Utility Director Chris Brewton says lake levels are improving, and the city’s traffic light icon that tells the public how much electricity to use, has been moved from a power status of red to yellow.
The city’s diesel generator burns 900 gallons of the fuel every hour. A slight fuel surcharge could appear on bills.
The demand for electricity in Sitka has in recent months come close to exceeding the supply, from hydropower, anyway. In the short-term, that means more diesel power generation could become necessary.
In the longterm, it lends a sense of urgency to the city’s plans to raise the Blue Lake dam and add hydro-power capacity.
When the city raises the dam, more than 300 acres of the Tongass National Forest will be flooded. The federal regulatory process requires the city to offer up some compensation to the Forest Service for the land that will be lost. But the Sitka Assembly had some serious concerns – and some sharp words – about how that compensation will be issued.
Utility Director Christopher Brewton asked the Assembly for the power to negotiate a deal with the Forest Service on the city’s behalf. And he presented a list of things the Forest Service and other community groups would be interested in discussing as compensation.
That list included the donation of acreage the city owns within the West Chichagof-Yakobi Wilderness in place of the acreage the city intends to flood around Blue Lake. The list also includes various projects in the area for recreational users. Assembly member Thor Christianson had this exchange with Brewton:
CHRISTIANSON: So if I understand this correctly, we’re being blackmailed by the Forest Service to provide these things? We’re being told that if you don’t do this you’re going to be running your diesel generators to the tune of millions of dollars, so we’re going to ream you over.
BREWTON: I think that’s an inaccurate assessment. The Forest Service has a responsibility to mitigate for the adverse impacts that are happening. There’s no dispute that we’re going to be flooding 362 acres of land up there. I don’t want to paint anybody with an improper brush here.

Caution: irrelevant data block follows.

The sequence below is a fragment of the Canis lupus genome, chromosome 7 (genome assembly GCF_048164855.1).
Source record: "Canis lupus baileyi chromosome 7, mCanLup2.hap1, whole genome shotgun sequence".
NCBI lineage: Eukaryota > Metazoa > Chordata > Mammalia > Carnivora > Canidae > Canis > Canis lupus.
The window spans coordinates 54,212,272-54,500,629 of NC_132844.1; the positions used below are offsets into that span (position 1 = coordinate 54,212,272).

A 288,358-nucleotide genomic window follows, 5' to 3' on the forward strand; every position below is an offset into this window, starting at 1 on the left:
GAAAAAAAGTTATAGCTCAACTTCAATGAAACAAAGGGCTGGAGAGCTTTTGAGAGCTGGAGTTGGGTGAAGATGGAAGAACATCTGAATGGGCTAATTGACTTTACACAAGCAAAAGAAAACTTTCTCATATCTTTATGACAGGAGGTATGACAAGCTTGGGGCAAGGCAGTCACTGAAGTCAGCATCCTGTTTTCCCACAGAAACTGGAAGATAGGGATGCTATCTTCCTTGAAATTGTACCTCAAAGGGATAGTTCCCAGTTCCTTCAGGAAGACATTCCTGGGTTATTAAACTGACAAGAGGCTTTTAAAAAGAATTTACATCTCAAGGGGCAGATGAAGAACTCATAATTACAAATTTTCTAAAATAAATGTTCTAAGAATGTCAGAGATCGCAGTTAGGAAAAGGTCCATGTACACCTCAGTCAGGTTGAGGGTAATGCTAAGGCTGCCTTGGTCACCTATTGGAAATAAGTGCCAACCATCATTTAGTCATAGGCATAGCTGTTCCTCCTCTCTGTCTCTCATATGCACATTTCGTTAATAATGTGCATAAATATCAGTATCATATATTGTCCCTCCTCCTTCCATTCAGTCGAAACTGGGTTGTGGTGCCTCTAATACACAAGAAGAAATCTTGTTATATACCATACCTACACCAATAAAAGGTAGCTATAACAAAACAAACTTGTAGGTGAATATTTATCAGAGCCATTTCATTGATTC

Brewton said the items on the list are simply talking points for negotiations. He said the results of those negotiations would still have to come back to the Assembly for approval. The negotiations must happen before June 7th. Assembly member Larry Crews questioned the timing.
CREWS: When were you presented with this?
CREWS: And it has to be done by June 7th, so we’ve got a couple weeks.
CREWS: And I’ll correct Mr. Christianson’s term. I don’t think it’s blackmail, I think it’s more extortion, in my viewpoint.
Again, Brewton objected.
“I still don’t agree with that term. I think that’s not fair,” he said. “The Forest Service and other resource agencies and stakeholders are doing their jobs by doing the things they’re supposed to do. If you want to talk about an issue where I think we are having some issues, let’s talk about FERC land-use fees. Green Lake property was transferred to the city years and years and years ago. We still pay a land-use fee to FERC every year for use of that land. Although we still own it, we’re paying $15,000 a year and that’s the law. That’s just the way it is. There are some things I’m very unhappy about, but the law’s the law. That’s where we are.”
FERC is the Federal Energy Regulatory Commission.
Crews asked Brewton if he knew the dollar amounts behind some of the projects on the list. Brewton says that will be part of the negotiations.
Offering up some sort of compensation for the land that will be flooded is mandatory, Brewton said. Assembly member Phyllis Hackett, later in the conversation, said she was frustrated that agencies have such a powerful stance at this point in the project.
“We have spent so many dollars on this project and so much time and energy on this project so far,” Hackett said, “and then finally to come to this point, that if we were to say ‘No, we don’t want to give away city land for this mitigation,’ they can say ‘OK, fine, end of project.’ That to me is a very interesting thing, that they can let you go hundreds of thousands of dollars into the process and then say, ‘Oh well.’”
Brewton told the Assembly he can’t imagine the Forest Service or any other agency would scuttle the project, and that all sides will work to find a settlement they can agree on. Ultimately, the Assembly approved the list of talking points, and gave Brewton few specific instructions, other than to be a tough negotiator.
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